system about to blow the back of the plane off?  I shut everything down
immediately while I tried to sort it out.  There are some things
back here that can kill you quick.  I checked everything I could then I
powered up the compressor system and went back aft to watch it come up
to pressure.  It is a potentially lethal piece of hardware.  There are
high pressure cylinders back there with 3000 Pounds of pressure in
them.  Once before I was hired, one blew and tore up a lot of stuff.  If
it hit the control lines that pass overhead, it would disable the
flight controls.  From 8 miles up we would take a long time to hit the

I couldn't find anything wrong.  Another intermittent problem.  We
pulled up the last 30 minutes of data on the compressors and it all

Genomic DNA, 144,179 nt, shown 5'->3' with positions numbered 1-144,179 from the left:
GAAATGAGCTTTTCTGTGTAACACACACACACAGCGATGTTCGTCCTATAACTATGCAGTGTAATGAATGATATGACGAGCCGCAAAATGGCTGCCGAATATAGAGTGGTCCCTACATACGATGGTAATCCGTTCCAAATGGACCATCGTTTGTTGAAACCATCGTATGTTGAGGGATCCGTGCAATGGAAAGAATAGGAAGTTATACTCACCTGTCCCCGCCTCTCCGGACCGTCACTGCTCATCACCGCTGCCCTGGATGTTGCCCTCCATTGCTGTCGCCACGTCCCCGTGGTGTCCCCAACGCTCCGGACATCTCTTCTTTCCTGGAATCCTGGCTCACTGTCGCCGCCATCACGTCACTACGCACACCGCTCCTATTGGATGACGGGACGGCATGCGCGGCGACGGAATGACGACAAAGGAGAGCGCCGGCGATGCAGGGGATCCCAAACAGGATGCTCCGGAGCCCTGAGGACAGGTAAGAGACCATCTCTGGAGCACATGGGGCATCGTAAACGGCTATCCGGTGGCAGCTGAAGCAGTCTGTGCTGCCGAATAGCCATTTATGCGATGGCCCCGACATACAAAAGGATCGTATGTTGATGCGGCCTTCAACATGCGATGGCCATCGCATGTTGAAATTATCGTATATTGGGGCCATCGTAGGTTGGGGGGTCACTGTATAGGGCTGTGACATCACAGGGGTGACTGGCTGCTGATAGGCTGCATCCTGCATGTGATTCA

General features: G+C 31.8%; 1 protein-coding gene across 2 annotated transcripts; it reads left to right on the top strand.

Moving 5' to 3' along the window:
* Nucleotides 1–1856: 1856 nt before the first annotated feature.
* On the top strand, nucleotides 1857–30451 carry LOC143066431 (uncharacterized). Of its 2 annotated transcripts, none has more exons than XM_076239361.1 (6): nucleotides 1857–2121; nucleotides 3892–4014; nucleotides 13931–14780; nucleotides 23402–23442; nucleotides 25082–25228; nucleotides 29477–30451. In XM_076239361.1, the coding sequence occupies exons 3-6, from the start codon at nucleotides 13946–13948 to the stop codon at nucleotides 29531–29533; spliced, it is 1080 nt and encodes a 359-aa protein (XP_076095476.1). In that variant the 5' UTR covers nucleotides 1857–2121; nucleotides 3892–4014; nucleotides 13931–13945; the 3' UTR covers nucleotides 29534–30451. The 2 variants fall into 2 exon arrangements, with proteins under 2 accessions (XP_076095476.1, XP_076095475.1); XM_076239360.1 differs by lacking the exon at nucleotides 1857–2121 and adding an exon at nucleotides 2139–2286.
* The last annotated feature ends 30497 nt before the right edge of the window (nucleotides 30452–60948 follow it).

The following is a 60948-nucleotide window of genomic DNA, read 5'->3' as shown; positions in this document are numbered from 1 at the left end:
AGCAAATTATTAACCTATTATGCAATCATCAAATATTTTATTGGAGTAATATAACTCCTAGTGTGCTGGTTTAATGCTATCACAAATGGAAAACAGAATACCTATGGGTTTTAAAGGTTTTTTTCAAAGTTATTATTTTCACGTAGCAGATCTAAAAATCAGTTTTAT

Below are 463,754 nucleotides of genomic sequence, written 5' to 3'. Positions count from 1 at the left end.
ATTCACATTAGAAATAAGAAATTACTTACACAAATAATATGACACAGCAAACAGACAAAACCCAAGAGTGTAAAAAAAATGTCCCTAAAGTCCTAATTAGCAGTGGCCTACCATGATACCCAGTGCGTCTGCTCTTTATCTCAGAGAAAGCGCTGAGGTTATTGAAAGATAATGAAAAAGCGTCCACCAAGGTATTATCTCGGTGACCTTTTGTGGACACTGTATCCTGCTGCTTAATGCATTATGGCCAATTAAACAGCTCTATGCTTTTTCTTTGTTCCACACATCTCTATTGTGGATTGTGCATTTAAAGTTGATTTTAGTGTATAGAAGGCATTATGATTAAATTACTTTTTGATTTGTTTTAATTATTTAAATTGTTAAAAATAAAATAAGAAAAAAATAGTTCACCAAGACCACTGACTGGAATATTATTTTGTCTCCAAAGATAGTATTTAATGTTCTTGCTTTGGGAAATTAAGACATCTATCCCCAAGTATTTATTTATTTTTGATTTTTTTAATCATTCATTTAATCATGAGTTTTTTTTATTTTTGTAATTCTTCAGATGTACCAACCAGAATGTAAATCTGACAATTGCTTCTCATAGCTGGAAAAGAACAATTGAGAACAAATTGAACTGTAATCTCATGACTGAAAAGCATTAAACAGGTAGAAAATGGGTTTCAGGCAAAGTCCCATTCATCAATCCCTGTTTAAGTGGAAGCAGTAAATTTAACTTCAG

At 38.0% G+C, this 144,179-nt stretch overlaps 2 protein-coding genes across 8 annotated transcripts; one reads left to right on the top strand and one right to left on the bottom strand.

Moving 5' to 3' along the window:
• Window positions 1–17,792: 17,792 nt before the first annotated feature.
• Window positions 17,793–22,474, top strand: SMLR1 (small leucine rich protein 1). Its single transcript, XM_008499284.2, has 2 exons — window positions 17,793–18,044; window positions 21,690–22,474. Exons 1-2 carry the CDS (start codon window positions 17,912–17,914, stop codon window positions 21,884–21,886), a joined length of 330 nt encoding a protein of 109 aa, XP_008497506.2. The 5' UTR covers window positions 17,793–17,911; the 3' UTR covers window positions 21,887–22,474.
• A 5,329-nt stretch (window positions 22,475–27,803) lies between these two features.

looked normal.  I have no idea what that was.

1308 UT (3:08 AM local time)

I'm Beat.  I have a whole pile of books and magazines I brought along
but I'm too tired to look at them. It's funny, if anyone could see us
now they would think this is the neatest job on earth.  The lights are
down low and there are hundreds of instrument panel lights and TV
screens filled with data glowing away.  Most of the permanent flyers
are wearing NASA blue flight suits with patches all over them.  We all
have our headsets on with the noise-canceling microphones...  I'd
rather be in bed sleeping!

1450 UT

The pneumatic system just went nuts again.  I managed to get some good
notes to aid in trouble-shooting at least.  There isn't much I can
do up here.  If I were trying to work on this during the day, I'd pull
out all the schematics of the system and see if I could figure out
what that undocumented light does.  I'm going to take another look
at the compressor panel.  Everything look perfectly normal again.
At 5:00 AM it's hard to do much heavy thinking.

1520 UT (5:20 AM local time)

Well I have to wrap this up and get ready to start the descent.
I'll be very glad to get out of here!